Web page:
Coast Guard, DHS.
Temporary final rule.
The Coast Guard is establishing temporary special local regulations during the “Baltimore County Community Waterfront Festival”, an event to be held May 12, 2007 at Martin Lagoon, Middle River, Maryland. These special local regulations are necessary to provide for the safety of life on navigable waters during the event. This action is intended to temporarily restrict vessel traffic in a portion of the Middle River waterfront to accommodate watercraft static displays, fire-rescue demonstrations and a fireworks display.
This rule is effective from 9 a.m. to 11 p.m. on May 12, 2007. If this event is postponed due to weather this temporary final rule will be effective from 9 a.m. to 11 p.m. on May 13, 2007.
Documents indicated in this preamble as being available in the docket are part of docket CGD05-07-009 and are available for inspection or copying at Commander (dpi), Fifth Coast Guard District, 431 Crawford Street, Portsmouth, Virginia 23704-5004, between 9 a.m. and 2 p.m., Monday through Friday, except Federal holidays.Start Further Info
FOR FURTHER INFORMATION CONTACT:
D. M. Sens, Project Manager, Inspections and Investigations Branch, at (757) 398-6204.End Further Info End Preamble Start Supplemental Information
On February 26, 2007, we published a notice of proposed rulemaking (NPRM) entitled Special Local Regulations for Marine Events; Martin Lagoon, Middle River, MD in the Federal Register (72 FR 8323). We received no letters commenting on the proposed rule. No public meeting was requested, and none was held.
Background and Purpose
On May 12, 2007 Baltimore County will sponsor the “Baltimore County Community Waterfront Festival”. Various watercraft static displays and fire-rescue demonstrations will be staged within Martin Lagoon. The fireworks display will be launched from Wilson Point Park but the hazardous fallout area will extend over Martin Lagoon. A fleet of spectator vessels is expected to gather near the event site to view the fireworks display. Due to the need for vessel control during the event, vessel traffic will be temporarily restricted to provide for the safety of participants, spectators and transiting vessels.
Discussion of Comments and Changes
The Coast Guard did not receive comments in response to the notice of proposed rulemaking (NPRM) published in the Federal Register. Accordingly, the Coast Guard is establishing temporary special local regulations on the specified waters of Martin Lagoon, Middle River, Maryland.
This rule is not a “significant regulatory action” under section 3(f) of Executive Order 12866, Regulatory Planning and Review, and does not require an assessment of potential costs and benefits under section 6(a)(3) of that Start Printed Page 18123Order. The Office of Management and Budget has not reviewed it under that Order. It is not “significant” under the regulatory policies and procedures of the Department of Homeland Security (DHS).
We expect the economic impact of this rule to be so minimal that a full Regulatory Evaluation under the regulatory policies and procedures of DHS is unnecessary.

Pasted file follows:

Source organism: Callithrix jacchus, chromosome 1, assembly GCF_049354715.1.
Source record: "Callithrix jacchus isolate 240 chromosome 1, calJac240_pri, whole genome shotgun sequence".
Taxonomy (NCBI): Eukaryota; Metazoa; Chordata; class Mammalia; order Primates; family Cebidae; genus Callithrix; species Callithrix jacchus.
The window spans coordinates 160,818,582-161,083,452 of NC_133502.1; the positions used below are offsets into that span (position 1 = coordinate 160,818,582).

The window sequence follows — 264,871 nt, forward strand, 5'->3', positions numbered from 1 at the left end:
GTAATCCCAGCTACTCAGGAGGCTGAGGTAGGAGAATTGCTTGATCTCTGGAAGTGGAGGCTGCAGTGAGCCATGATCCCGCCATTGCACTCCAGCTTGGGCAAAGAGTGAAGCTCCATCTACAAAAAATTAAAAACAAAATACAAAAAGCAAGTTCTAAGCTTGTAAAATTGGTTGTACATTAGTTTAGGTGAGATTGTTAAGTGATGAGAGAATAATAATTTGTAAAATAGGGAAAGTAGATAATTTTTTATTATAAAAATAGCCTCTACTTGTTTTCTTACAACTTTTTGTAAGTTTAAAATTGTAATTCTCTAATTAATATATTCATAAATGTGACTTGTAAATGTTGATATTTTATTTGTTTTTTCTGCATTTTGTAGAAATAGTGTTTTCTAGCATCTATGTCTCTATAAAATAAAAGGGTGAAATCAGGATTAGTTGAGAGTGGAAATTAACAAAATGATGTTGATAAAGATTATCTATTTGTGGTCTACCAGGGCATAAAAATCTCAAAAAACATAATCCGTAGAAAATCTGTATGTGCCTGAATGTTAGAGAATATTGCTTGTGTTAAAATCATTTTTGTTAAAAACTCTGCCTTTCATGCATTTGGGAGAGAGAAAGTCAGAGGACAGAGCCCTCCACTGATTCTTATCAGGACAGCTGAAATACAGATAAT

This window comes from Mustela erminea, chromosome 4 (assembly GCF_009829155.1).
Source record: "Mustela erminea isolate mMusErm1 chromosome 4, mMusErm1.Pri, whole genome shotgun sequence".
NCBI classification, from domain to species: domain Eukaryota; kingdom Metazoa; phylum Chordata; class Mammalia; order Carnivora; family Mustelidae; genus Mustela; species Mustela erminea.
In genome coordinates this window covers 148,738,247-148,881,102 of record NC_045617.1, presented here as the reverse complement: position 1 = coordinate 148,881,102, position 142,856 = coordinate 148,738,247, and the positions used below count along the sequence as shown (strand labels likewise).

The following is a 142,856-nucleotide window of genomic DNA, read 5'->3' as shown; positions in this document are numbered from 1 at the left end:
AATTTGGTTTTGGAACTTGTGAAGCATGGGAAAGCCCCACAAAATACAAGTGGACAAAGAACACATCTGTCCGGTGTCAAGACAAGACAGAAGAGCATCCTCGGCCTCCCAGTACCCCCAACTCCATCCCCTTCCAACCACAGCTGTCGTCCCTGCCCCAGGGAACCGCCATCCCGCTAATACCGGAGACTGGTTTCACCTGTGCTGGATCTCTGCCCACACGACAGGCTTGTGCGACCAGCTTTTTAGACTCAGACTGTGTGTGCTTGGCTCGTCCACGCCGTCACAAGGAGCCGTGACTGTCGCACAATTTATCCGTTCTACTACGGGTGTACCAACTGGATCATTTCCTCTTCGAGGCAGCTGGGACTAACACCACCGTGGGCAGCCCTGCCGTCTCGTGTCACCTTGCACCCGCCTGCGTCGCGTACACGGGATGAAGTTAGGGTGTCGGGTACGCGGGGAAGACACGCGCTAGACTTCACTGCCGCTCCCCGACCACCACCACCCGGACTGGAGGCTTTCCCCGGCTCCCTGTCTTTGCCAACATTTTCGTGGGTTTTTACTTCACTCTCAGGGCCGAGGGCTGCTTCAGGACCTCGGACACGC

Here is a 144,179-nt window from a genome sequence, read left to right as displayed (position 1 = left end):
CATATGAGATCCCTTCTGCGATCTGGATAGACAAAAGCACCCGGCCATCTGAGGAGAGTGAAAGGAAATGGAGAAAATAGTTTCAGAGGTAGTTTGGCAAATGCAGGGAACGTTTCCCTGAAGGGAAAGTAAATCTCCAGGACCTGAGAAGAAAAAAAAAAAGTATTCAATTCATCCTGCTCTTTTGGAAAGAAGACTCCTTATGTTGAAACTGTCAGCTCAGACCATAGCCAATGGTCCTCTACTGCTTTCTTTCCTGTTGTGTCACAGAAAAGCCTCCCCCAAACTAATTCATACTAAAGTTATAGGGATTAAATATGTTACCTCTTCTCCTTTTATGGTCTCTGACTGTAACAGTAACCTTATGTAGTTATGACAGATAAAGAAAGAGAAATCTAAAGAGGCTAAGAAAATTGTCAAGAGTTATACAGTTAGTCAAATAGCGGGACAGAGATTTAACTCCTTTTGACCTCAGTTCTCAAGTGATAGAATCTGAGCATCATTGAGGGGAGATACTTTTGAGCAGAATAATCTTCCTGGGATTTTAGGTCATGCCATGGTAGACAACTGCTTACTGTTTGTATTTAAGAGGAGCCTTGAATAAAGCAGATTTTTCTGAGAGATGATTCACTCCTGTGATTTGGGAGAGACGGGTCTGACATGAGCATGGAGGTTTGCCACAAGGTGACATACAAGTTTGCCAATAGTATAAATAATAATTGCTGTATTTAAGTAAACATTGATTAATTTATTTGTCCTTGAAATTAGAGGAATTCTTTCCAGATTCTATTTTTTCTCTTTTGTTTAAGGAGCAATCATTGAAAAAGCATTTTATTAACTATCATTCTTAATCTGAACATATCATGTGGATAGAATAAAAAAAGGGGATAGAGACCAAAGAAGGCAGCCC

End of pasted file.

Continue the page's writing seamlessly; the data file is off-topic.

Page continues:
Although this regulation restricts vessel traffic from transiting Martin Lagoon during the event, the effect of this regulation will not be significant due to the limited duration that the regulated area will be in effect and the extensive advance notifications that will be made to the maritime community via marine information broadcasts and area newspapers so mariners can adjust their plans accordingly.
Under the Regulatory Flexibility Act (5 U.S.C. 601-612), we have considered whether this rule would have a significant economic impact on a substantial number of small entities. The term “small entities” comprises small businesses, not-for-profit organizations that are independently owned and operated and are not dominant in their fields, and governmental jurisdictions with populations of less than 50,000.
The Coast Guard certifies under 5 U.S.C. 605(b) that this rule will not have a significant economic impact on a substantial number of small entities. This rule will affect the following entities, some of which may be small entities: the owners or operators of vessels intending to transit Martin Lagoon during the event.
This rule will not have a significant economic impact on a substantial number of small entities for the following reasons. This rule will be in effect for only a short period, from 9 a.m. to 11 p.m. on May 12, 2007. Before the enforcement period, we will issue maritime advisories so mariners can adjust their plans accordingly.
Assistance for Small Entities
Under section 213(a) of the Small Business Regulatory Enforcement Fairness Act of 1996 (Pub. L. 104-121), we offered to assist small entities in understanding the rule so that they could better evaluate its effects on them and participate in the rulemaking process. If the rule would affect your small business, organization, or governmental jurisdiction and you have questions concerning its provisions or options for compliance, please contact the address listed under ADDRESSES. The Coast Guard will not retaliate against small entities that question or complain about this rule or any policy or action of the Coast Guard.
Small businesses may send comments on the actions of Federal employees who enforce, or otherwise determine compliance with, Federal regulations to the Small Business and Agriculture Regulatory Enforcement Ombudsman and the Regional Small Business Regulatory Fairness Boards. The Ombudsman evaluates these actions annually and rates each agency's responsiveness to small business. If you wish to comment on actions by employees of the Coast Guard, call 1-888-REG-FAIR (1-888-734-3247).
Collection of Information
This rule calls for no new collection of information under the Paperwork Reduction Act of 1995 (44 U.S.C. 3501-3520).